You’ve bought the best car seat you could, so job done? Actually, no! The most crucial part of a car seat is how well it has been fitted. Even the most expensive car seat won’t protect if it is badly fitted.
So how do you make sure you’re fitting the car seat properly? The key message here is to read the instructions and, if it is available, to look at the fitting video on the supplier’s website.
The safest place to put the seat is the middle of the back seat, but often it is not possible to fit it there. The nearside is better than the offside as you are more likely to stand on the pavement when putting baby in the car. However, if you are driving alone, it may be better to put baby on the front seat where you can see him. If they make a funny sound or appear to be choking, your instincts will be to look to find out what is wrong. Taking your eyes off the road is never a good idea. Suddenly thinking about and looking at your baby could mean you cause an accident. However, never put the seat where there is an airbag – it can seriously injure a baby if it goes off.
The easiest infant car seats to fit are the latest i-Size seats. How do you know if your car is suitable for i-Size or suitable for Isofix? The information will lurk somewhere in the car’s manual. If you have both, then fitting is easy – there is a pair of anchor points hidden between the back and seat. The latches on the car seat should slide straight in. Look out for the indicator lights which show everything is correctly in place. To stop the seat rotating in an accident, there are sometimes top tether straps but more often there is a foot which braces the seat on the floor. The green button on the base usually is green if it is fitted correctly and red if not.
Things become a little more difficult if you have an older car or a seat without the ISO fix latches. Then you will need to use the seat belts. This can be fraught with difficulties and complications so fitting can be a right pain and mistakes are quite likely.
If you are fitting the seat rear facing, you will need to follow the BLUE guides. Forward facing, you need to follow the RED guides. Pull the seat belt out and pass it through the guides carefully following the instructions and click it in. Some belts aren’t long enough. If this is the case, you will need to return the seat to the retailer as it doesn’t fit your car.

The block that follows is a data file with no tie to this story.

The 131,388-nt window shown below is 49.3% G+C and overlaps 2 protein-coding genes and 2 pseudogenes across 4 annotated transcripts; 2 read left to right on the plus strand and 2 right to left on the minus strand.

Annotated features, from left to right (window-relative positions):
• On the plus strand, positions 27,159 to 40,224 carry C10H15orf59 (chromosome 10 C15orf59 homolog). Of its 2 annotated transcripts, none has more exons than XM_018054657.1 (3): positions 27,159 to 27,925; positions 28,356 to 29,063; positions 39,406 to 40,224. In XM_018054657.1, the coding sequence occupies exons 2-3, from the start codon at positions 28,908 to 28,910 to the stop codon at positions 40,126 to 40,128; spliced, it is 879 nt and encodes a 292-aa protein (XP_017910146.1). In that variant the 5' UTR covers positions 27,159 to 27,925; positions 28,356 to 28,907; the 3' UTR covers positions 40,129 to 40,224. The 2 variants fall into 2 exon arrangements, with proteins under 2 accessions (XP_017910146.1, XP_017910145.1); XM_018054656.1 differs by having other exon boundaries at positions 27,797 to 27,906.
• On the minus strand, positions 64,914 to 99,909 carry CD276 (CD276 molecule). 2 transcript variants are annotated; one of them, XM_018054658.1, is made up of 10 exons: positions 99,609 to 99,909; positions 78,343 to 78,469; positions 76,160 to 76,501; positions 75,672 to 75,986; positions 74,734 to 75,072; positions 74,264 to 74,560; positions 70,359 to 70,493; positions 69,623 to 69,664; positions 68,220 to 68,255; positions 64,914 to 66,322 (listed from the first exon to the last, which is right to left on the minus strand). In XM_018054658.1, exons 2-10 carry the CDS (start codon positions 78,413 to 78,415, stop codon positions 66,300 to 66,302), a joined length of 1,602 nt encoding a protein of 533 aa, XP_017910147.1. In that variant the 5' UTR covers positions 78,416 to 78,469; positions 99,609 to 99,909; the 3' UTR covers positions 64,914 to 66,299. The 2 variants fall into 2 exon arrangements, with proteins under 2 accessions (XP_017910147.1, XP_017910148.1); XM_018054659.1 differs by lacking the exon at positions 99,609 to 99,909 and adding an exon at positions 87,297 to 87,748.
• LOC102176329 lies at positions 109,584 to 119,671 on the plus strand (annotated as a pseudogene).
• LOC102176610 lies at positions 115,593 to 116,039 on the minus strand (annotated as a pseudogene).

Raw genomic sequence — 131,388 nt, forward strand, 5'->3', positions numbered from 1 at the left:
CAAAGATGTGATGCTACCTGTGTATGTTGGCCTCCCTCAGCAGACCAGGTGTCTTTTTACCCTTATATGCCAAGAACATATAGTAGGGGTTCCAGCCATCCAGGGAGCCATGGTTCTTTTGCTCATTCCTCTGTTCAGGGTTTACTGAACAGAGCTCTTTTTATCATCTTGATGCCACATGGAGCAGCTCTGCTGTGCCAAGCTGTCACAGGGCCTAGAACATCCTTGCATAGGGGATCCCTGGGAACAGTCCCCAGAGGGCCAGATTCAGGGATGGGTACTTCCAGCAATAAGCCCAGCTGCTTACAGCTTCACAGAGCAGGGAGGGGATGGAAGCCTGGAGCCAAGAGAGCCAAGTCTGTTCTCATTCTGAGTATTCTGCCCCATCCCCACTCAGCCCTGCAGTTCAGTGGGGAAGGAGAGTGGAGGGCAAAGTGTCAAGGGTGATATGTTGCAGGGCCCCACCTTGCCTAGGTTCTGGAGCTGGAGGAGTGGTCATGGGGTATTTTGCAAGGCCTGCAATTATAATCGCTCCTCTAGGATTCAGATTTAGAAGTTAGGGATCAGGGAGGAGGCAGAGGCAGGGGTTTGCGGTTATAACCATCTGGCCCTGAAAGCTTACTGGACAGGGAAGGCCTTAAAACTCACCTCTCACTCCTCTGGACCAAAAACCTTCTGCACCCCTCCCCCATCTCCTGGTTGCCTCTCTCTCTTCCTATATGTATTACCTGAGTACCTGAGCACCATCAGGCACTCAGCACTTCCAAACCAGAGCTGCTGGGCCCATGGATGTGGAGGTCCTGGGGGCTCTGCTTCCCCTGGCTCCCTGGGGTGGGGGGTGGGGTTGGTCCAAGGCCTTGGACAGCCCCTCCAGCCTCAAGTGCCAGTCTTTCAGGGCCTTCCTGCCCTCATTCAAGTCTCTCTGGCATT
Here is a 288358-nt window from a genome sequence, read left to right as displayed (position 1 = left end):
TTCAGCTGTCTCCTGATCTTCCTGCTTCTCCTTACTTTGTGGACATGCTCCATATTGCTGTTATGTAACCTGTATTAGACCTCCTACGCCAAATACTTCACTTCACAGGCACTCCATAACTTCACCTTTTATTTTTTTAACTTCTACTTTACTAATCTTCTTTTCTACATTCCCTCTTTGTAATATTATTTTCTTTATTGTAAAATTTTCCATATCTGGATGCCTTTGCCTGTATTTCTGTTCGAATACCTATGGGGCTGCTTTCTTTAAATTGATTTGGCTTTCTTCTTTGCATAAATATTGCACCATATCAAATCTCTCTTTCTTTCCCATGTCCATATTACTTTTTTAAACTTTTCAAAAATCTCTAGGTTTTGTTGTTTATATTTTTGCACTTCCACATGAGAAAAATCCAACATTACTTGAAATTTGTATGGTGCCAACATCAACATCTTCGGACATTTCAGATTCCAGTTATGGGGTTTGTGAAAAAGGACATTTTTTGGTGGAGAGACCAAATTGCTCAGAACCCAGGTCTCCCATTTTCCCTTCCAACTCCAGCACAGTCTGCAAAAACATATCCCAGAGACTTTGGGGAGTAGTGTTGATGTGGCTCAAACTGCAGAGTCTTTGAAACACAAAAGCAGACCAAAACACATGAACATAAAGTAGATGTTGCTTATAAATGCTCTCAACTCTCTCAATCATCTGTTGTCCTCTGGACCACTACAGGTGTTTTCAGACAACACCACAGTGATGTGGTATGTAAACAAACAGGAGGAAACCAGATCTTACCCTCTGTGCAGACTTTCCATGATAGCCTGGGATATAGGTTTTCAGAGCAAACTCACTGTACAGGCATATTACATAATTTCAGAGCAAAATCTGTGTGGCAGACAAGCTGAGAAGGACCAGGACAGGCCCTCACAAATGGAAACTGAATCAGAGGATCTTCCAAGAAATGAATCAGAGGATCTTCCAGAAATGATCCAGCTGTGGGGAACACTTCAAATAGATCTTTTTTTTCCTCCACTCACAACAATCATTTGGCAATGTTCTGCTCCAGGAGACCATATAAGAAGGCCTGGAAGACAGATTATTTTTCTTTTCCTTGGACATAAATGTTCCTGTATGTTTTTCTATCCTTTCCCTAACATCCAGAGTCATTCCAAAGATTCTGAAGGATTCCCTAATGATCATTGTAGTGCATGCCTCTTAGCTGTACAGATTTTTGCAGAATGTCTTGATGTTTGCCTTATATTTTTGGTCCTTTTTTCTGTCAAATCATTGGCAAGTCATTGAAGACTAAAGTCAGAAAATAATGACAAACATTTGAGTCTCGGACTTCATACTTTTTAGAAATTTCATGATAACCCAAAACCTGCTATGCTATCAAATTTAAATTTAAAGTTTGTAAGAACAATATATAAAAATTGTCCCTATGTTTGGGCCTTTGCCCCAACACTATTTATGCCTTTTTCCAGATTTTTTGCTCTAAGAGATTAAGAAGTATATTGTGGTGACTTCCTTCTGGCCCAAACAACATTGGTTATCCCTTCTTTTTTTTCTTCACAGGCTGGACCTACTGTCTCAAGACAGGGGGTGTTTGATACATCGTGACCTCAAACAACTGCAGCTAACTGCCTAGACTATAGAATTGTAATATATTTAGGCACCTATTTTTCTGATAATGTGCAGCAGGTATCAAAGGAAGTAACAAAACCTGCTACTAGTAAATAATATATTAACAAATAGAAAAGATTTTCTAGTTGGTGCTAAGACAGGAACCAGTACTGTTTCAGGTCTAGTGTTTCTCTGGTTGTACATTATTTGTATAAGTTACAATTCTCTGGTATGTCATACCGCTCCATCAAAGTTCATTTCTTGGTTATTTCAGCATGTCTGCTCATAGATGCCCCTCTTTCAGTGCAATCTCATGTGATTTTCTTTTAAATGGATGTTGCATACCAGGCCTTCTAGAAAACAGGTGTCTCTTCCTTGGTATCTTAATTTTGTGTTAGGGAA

· Make sure the seat belt isn’t twisted at all.
· Kneel in the seat pushing it firmly into the car seat and pull on the seat belt so that it is TIGHT!
· Lock-off clips or tensioners help keep the seat belt firm.
Check frequently that the seat is still firmly in place. There should be little, if any, sideways or forward movement. If the seat is a Group 0+ rear-facing seat, carefully check where the handle should be. This can vary from seat to seat, though often it is upright or fully back and it can offer extra protection if you roll the car over in an accident.
When you use the seat belt to fit the seat it is important that it is the fabric part of the seat belt that holds the seat in place. Sometimes, the plastic of the buckle is bent against the plastic of the seat. In an accident, the buckle could shatter, releasing the seat belt. Some seats have alternative routings to avoid this problem.
It’s not just the seat that needs to be fitted correctly. Your child also needs to be strapped in correctly. When the child is in the seat, pull the harness tight. You should be able to get two fingers between the collarbone and the harness, but no more. Most children prefer it to hold them firmly and if you always do it, they come to expect it anyway. Watch out in cold weather. A thick jacket or snowsuit can make the harness less effective, so remove thick clothing before strapping the child in.
Hopefully, you will never need to put the car seat to the test, but if you do have an accident, it’s good to know that everything possible has been done to protect your most precious possession. If you are still confused by car seats, you could read this free handy guide from the Baby Products Association “Car Seats – Ending the Confusion”